helpful in the cockpit, might be annoying at home. Turns out the average naval aviator
excels at prioritizing tasks and ignoring distractions – a handy trait if you need to take out
the bridges at Toko Ri amidst a hail of anti-aircraft fire or handle an engine fire while on
final approach to the carrier at night. On the other hand, it can be pretty frustrating to a
spouse who is wondering why her husband doesn’t seem to pay attention at times.
As a low-altitude tactics instructor, we taught our fellow pilots that they had a “bucket” of
concentration that was finite, and into this bucket they had to fit the most important task –
terrain clearance – along with mission critical tasks (e.g. arming weapons) and less
important ones like talking on the radio. If they tried to put too much in the bucket, it would
overflow. And if terrain clearance was part of the overflow, they probably weren’t coming
home from that sortie. The lower we flew, the more of the bucket needed to be filled with
terrain clearance until at some point that’s all you could do – avoid the ground. We did
NOT teach aviators to “multitask”; we taught them to prioritize and focus, ignoring the less
important tasks until they could be safely accomplished.
Training played a big role too. Not to be confused with multitasking, we trained at certain
tasks until they became ingrained in our muscle memory. If you could watch inside the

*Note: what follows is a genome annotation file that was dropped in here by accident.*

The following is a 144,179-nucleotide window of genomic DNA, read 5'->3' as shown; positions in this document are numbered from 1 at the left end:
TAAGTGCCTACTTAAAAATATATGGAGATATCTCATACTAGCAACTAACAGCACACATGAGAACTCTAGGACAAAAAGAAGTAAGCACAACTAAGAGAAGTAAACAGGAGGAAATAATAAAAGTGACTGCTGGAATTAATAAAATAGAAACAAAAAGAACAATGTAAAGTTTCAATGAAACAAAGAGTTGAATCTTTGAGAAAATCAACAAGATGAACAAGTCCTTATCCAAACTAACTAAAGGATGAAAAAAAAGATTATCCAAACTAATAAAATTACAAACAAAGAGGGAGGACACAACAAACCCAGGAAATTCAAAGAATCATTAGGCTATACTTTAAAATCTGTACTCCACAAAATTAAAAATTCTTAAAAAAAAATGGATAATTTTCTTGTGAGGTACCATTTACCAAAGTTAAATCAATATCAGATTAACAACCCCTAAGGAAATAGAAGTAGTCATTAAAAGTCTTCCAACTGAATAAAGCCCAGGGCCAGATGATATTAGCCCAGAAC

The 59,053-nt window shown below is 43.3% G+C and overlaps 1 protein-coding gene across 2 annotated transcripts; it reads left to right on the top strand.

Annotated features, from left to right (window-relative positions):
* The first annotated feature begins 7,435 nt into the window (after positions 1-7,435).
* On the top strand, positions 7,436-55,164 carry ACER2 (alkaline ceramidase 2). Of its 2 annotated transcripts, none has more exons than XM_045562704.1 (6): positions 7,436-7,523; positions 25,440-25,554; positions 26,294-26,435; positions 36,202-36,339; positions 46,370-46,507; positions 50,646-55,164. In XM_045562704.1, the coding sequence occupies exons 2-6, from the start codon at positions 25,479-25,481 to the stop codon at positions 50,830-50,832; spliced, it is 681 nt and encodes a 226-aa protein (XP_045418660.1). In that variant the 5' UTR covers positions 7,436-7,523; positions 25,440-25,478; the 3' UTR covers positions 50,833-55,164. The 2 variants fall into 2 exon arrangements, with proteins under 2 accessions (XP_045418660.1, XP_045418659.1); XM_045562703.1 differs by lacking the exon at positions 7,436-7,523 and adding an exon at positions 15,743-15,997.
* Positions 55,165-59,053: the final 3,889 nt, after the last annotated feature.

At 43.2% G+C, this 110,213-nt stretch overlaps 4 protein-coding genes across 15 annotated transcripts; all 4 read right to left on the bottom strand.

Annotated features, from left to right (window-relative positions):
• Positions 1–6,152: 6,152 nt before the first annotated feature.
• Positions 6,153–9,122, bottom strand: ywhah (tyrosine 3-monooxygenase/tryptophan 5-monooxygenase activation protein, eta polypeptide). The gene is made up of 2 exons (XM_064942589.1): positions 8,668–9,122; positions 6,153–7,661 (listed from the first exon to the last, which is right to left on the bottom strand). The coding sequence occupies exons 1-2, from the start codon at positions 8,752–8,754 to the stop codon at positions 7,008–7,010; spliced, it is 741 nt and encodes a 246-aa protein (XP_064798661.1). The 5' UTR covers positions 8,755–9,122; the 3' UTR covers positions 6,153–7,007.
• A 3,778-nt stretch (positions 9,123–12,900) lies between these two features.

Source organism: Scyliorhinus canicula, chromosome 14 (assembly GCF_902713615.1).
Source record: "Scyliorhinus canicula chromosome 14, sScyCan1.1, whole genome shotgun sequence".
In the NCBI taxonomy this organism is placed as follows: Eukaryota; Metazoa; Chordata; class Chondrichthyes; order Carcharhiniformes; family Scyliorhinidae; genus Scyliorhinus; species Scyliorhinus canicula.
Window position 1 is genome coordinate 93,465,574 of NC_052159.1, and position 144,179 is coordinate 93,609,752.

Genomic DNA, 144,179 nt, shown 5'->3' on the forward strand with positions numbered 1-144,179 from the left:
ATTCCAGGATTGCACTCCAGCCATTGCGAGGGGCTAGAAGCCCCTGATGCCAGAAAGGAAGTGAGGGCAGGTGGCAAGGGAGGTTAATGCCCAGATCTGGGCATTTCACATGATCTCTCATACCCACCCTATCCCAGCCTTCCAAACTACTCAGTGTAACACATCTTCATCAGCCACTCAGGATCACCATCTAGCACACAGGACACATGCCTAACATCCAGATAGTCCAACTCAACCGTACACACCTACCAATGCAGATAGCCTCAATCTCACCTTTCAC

cockpit as a pilot rolls in on an attack run, you would have seen hands changing sensors,
adjusting aim point and bombing modes, dispensing chaff and flares, and activating the
radio to make calls to a wingman or the forward air controller – all at once or nearly so.
That isn’t multitasking; that is training – the pilot doesn’t have to think about it nor take
any time away from the most important task – hitting the target.
So what’s the point? Even on today’s motorcycles we have more than enough distractions
– traffic, road conditions, the composition of the turn ahead – and we’ve added GPS,
Bluetooth communications, iPods, etc. Remember your bucket – if you are pushing the
envelope on your bike, you have to discard the irrelevant inputs. If you simply have to
take a call while riding or focus on your GPS while traveling, climb for some altitude by
dialing back your riding intensity. Focus, prioritization, and an honest assessment of your
ability to manage multiple tasks and inputs will help you become the grumpy old rider we
all hope to be!